The Caddy is the second best-selling van range in the UK after the Transporter produced by Volkswagen. It has achieved numerous awards such as ‘Best Small Van’ and ‘Best Compact Van’ from all the leading fleet and commercial vehicle magazines.
I spent the day driving the new Caddys at Heythrop Park – the 5,000 estate in Oxfordshire first created by the Duke of Shrewsbury in the early 18thcentury. It’s a beautiful estate complete with a cruciform avenue of laburnums, ornamental ponds and walled pleasure gardens.
The Caddy and Caddy Maxi are the most compact vehicles in Volkswagen Commercial Vehicles’ van range. The new vehicles feature new, more efficient diesel engines. The 1.6-litre and 2.0-litre, four-cylinder, common rail TDI engines are quieter, more refined and economical with lower emissions, and are now EURO5 compliant. The Volkswagen DSG automatic gearbox is optional with 1.6-litre and 2.0-litre TDI engines.
New exterior styling brings the new Caddy and Caddy Maxi up to date using the latest Volkswagen DNA with a frontal design similar to the new Transporter and Amarok pick-up. At the rear, there are revised light clusters, badging and a tailgate handle.
To offer reduced emissions and fuel costs, the new Caddy and Caddy Maxi ranges include the natural gas (CNG)/ bio-methane) powered EcoFuel and the efficiency of the optimised second generation BlueMotion Technology models using revised gearing, low friction tyres, a Stop/Start system and battery regeneration. Fuel consumption for the new BlueMotion Technology range has improved by up to 11.7 per cent, while emissions are up to 10 per cent lower than before.
The new Caddy Maxi range is available in three derivatives: as a panel van, window van with five seats, or a spacious Maxi Life people carrier with seven seats. A kombi model is also due to join the range.
The Caddy s have a sleek appearance with a highly functional ‘monobox’ shape. The smooth curved side panels are a distinctive feature of the Caddy, while the larger Caddy Maxi has an inset side panel. The marketing aim is to give the vehicle saloon type qualities. The interior is neat and unfussy – a tried and tested VW characteristic. There is a quality finish to the interior which takes you by surprise when you remember your are basically stepping into a panel van.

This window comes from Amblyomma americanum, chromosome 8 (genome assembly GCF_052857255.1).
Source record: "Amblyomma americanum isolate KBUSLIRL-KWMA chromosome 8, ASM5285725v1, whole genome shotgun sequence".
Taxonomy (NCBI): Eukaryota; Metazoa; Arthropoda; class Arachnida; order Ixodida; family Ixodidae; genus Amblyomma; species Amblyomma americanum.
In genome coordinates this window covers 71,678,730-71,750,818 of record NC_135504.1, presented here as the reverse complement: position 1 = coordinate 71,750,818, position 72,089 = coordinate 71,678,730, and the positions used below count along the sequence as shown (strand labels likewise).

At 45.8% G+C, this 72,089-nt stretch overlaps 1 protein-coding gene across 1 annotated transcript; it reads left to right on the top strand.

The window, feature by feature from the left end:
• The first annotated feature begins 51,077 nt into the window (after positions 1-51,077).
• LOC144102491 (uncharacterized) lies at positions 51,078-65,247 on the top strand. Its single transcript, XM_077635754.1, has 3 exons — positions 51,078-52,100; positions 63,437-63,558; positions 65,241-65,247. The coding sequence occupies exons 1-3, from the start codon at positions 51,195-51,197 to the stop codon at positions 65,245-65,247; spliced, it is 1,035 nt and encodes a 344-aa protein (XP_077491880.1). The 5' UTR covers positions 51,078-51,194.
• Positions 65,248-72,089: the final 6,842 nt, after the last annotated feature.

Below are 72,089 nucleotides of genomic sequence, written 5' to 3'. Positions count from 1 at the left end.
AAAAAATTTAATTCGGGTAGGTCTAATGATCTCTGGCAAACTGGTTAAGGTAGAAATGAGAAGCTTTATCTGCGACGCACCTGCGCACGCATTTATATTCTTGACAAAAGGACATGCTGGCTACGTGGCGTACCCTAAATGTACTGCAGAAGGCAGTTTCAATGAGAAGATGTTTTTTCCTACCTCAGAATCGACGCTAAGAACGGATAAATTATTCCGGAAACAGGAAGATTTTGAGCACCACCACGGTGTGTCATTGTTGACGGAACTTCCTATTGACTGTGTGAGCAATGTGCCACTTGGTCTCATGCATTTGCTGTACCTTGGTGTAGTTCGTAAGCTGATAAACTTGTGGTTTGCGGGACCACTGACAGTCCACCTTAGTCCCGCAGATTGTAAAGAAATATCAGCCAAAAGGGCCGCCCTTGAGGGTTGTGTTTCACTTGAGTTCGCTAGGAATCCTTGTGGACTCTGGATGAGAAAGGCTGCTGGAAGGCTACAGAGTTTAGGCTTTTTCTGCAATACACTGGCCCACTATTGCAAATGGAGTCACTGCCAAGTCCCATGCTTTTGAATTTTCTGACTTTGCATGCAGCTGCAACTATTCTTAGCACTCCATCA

The dashboard is simply and clearly laid out and offers many practical storage spaces as well as clear instrumentation and easy-to-use controls. The layout is simple but effective, with the dials and buttons you need feeling solid and falling easily to hand. The controls for the heating, ventilation and air conditioning are housed in the centre of the facia. Air ventilation outlets are situated in each footwell and around the windscreen, and there are four directional vents in the dashboard. Two smaller vents positioned next to the A-pillars help keep the cab’s windows mist-free.
The extra weight that the Caddy carries over its competitors might not be obvious in the van’s driving dynamics ( unleaden it feels light ) but it certainly manifests itself in the cab where there’s an air of sturdiness that’s uncommon in small LCVs. Load it up however and the Caddy performs beautifully although I’m not sure about taking it to it’s top speed of 106 mph too often. There are anti-roll bars back and front for highly composed cornering.
“Volkswagen have gained market share over the last 12 months and this has been achieved by producing even better quality products without going in for massive discounting”, explained the Director of Commercial Vehicles Simon Elliot. “Our customers know that buying a VW makes commercial sense, our vehicles are engineered to produce maximum efficiency with the minimum depreciation.”
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